Production of the Zonda will end in September, but the R version and special one-offs like the Zonda PS might continue on for another three years in certain markets. Whereas the Zonda development was evolutionary, the C9 that will replace it should be revolutionary. Horacio [Pagani] says the Zonda was basically the same car from start to finish.
"It is simple, with a very light and robust chassis, unique comfort for a car of this type and aerodynamics that offer stability and security," whereas the C9 that will launch at the end of 2010 is, "a brand new car from concept, weight distribution, materials and dynamics: it has 3770 new parts."
Pagani says the new car was designed to "transmit the sensation of a jet at liftoff." It will be powered by a new engine that was developed exclusively for Pagani by Mercedes-Benz AMG. Beneath the rear clamshell will be a 6.0-liter bi-turbo V12 producing 700 horsepower and 1,000 nm (737 foot-pounds) of torque. That sounds a lot like the engine in the Mercedes-Benz SL65 Black, but we'll give them the benefit of the doubt. The C9 will feature a carbon-titanium chassis like the Cinque, forged Avional aluminum alloy suspension, specially developed tires from Pirelli, Bosch electronics and, most importantly to Americans, emissions that should allow it to be sold everywhere, including California. It should also incorporate active aerodynamics that are so advanced, Pagani refused to even address the topic.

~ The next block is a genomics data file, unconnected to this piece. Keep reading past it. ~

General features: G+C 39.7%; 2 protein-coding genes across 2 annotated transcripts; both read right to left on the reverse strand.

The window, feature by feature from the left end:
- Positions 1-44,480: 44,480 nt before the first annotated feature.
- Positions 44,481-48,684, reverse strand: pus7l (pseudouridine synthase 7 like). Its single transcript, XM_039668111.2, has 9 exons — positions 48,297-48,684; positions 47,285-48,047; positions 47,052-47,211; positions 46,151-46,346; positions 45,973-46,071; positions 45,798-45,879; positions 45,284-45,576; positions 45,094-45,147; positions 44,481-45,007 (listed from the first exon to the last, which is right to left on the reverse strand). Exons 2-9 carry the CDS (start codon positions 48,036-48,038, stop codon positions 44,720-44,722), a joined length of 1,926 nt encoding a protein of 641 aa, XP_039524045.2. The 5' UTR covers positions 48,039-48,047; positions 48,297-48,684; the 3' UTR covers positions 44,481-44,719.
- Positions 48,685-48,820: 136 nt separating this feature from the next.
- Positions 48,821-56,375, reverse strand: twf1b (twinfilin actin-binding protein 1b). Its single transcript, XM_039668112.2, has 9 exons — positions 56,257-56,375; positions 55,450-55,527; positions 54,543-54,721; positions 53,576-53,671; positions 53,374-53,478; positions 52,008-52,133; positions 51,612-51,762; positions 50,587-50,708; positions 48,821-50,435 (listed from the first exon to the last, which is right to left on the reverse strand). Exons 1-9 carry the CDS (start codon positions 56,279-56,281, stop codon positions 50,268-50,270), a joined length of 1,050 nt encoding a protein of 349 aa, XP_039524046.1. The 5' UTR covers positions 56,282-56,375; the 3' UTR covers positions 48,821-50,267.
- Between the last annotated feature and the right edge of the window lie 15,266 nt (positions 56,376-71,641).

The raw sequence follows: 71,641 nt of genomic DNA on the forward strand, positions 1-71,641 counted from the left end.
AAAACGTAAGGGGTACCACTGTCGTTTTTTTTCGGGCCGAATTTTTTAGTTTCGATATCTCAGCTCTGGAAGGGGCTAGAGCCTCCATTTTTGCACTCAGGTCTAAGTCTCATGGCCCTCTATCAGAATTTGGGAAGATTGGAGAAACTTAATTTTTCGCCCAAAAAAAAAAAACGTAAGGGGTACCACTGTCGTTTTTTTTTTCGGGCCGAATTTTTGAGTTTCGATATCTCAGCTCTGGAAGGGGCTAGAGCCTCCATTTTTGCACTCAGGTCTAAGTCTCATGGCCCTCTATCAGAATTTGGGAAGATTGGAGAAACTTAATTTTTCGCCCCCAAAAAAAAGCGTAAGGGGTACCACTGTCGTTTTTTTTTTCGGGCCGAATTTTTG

Pagani hopes to quadruple production at its new factory, building around 40 cars for their worldwide market. That includes Europe, the U.S., China, Japan and the Middle East. The price, according to the article, is expected to be around 900,000 euros plus tax, but the final price won't be announced until the C9 debuts. We're expecting it to show up at the Paris Motor Show this fall, but certainly wouldn't be upset to see it sooner ? in our driveway.